votes
2answers
2k views

Why is Graphene Transparent?

Graphene is always in the news now a days and its key features are that it is; very strong, conductive and transparent. It is so transparent that each layer of graphene will only absorb 2% of Light ...
6
votes
3answers
10k views

Is it more efficient to stack two Peltier modules or to set them side by side?

Is it more efficient to stack two Peltier modules or to set them side by side? And why? I have a small box that I want to cool down about 20 K below ambient -- cold, but not below freezing. (I want ...
6
votes
3answers
4k views

Pn junction voltage drop?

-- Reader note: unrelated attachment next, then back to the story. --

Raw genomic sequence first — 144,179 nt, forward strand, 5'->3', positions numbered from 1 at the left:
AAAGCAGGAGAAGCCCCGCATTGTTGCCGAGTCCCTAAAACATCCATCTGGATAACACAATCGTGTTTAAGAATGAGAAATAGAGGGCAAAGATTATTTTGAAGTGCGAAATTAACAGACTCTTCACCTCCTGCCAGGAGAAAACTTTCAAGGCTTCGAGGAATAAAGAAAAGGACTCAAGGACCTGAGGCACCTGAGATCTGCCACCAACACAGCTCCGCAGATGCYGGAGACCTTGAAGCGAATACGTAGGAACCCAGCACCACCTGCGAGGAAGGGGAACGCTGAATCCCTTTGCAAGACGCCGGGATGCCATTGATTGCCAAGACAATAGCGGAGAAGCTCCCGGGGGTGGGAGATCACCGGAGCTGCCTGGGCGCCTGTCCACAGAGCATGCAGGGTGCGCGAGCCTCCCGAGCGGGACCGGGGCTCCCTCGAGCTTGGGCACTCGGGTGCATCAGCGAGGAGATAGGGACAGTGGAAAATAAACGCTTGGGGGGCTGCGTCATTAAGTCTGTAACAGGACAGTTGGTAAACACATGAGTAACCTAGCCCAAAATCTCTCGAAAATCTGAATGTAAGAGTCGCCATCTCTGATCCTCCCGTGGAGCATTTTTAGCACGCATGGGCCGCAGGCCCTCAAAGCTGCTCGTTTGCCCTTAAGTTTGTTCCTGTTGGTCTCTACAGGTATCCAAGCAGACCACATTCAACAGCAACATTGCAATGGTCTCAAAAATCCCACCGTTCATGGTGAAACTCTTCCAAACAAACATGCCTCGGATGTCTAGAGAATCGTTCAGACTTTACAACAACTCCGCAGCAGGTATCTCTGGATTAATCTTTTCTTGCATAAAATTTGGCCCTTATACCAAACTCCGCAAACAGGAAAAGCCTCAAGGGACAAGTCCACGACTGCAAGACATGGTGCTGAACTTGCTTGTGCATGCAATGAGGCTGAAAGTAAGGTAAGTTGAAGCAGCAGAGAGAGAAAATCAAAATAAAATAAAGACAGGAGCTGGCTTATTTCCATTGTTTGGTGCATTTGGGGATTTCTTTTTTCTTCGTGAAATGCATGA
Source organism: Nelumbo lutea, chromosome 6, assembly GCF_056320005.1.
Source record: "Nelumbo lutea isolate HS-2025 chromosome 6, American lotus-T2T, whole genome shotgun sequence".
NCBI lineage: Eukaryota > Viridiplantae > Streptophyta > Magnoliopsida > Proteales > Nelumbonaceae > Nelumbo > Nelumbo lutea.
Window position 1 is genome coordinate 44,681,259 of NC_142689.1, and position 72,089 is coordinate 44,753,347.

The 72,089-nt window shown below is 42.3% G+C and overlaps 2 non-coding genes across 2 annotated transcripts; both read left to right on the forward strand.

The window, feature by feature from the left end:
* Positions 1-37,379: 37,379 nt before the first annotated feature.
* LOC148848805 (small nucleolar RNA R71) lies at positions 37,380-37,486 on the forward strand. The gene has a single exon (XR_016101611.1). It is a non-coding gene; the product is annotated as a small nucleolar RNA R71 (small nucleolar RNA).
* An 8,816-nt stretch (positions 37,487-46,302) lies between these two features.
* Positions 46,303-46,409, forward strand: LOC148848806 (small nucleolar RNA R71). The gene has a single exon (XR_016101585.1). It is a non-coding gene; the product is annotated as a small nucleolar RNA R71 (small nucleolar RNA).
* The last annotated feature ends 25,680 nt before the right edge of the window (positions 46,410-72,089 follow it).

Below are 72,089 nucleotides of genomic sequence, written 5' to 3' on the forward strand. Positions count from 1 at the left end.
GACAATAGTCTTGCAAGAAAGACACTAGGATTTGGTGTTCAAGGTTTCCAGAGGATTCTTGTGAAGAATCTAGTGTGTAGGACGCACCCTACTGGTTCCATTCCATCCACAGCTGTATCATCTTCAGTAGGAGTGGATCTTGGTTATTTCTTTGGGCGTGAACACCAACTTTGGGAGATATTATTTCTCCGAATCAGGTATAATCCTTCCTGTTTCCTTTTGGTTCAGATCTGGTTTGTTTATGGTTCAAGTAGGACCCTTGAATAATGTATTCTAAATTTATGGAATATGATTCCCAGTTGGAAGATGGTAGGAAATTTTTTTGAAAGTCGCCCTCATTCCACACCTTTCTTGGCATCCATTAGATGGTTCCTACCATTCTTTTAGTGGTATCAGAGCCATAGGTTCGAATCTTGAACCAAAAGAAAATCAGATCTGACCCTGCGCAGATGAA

This image from wikipedia, explains that there occurs a potential drop across a pn semiconductor junction, and an electric field confined to the depletion region. I already know the reason for the ...
6
votes
3answers
1k views

Graphene +1 extra carbon bond

I'm not a physicist just a curious mind, so please go easy! I was just watching a BBC Horizon Documentary that featured a piece on the recently discovered material Graphene. One of the facts ...
6
votes
2answers
261 views

Are there solid materials with controllable porosity?

In analogy to piezoelectric materials, where the application of an electrical field creates mechanical deformation in the material, I have the following question. Are there solid materials whose ...
6
votes
1answer
801 views

Numerical analytic continuation for Green's function

Recently, I happened to hear about the possibility of doing analytic continuation numerically. That sounds attractive for the ubiquitous $\mathrm{i}\omega_n\rightarrow\omega+\mathrm{i}0^+$ procedure, ...